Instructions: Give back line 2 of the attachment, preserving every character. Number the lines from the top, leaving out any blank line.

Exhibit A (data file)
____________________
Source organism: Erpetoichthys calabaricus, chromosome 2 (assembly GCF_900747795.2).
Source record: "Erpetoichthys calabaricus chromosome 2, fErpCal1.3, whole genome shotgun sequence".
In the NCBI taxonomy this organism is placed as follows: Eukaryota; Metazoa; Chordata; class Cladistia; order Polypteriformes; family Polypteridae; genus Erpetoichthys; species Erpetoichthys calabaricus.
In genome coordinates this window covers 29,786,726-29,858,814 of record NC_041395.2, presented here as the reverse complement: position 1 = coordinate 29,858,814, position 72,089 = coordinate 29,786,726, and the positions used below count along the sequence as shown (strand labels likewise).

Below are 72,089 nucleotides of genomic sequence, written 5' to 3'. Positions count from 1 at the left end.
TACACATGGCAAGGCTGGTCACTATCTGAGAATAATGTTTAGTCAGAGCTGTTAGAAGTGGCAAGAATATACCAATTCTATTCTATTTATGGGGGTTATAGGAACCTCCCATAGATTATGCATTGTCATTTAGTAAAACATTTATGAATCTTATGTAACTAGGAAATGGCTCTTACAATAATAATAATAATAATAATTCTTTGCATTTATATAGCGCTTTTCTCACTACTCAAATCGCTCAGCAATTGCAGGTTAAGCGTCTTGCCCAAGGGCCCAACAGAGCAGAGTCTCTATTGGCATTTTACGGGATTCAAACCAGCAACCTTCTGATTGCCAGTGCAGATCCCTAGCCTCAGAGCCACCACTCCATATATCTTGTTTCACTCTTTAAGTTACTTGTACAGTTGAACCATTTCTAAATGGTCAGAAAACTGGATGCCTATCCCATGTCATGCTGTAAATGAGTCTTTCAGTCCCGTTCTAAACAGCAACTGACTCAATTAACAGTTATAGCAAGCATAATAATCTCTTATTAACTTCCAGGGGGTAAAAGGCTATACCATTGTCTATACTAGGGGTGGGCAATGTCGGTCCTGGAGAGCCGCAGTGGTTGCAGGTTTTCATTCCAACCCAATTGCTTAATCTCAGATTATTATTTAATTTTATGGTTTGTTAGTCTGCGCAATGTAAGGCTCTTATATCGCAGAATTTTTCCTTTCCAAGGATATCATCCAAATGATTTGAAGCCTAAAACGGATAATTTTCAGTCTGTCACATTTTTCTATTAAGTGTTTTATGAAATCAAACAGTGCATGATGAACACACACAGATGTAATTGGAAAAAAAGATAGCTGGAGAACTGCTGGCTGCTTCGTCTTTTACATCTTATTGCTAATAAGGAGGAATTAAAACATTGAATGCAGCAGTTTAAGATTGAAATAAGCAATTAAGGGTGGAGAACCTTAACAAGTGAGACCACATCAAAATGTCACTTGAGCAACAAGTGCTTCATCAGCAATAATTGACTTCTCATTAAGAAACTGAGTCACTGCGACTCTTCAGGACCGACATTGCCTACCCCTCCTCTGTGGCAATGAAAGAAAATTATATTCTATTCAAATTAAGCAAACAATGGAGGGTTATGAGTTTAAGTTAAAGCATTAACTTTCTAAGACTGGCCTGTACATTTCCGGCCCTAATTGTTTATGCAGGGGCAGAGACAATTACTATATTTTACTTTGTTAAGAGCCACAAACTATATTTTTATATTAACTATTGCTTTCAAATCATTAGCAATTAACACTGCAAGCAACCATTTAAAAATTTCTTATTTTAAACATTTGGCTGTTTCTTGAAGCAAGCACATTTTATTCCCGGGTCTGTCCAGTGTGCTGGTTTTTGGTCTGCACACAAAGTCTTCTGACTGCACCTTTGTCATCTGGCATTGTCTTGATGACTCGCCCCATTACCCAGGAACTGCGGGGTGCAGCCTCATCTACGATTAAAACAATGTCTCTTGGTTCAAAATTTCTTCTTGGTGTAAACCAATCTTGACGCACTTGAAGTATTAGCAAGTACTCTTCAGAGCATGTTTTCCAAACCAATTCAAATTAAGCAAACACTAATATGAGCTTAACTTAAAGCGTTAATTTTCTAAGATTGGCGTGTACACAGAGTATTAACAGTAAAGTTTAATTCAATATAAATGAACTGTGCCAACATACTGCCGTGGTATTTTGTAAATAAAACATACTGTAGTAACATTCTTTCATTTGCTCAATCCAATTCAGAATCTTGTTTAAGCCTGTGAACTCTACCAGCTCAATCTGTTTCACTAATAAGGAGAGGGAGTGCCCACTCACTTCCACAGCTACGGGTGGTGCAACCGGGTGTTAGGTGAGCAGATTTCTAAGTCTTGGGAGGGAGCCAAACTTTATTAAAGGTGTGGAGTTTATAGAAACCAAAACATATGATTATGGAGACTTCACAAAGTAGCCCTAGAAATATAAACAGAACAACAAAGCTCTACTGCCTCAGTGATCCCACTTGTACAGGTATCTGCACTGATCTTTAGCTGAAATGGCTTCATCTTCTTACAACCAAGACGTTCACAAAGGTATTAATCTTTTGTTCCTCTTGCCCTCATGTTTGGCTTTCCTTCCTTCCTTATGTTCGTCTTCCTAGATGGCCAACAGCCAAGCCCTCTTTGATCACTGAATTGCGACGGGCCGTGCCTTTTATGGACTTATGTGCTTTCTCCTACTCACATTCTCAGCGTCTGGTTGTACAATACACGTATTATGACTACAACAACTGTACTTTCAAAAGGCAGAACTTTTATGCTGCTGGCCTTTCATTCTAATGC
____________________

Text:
Source record: "Erpetoichthys calabaricus chromosome 2, fErpCal1.3, whole genome shotgun sequence".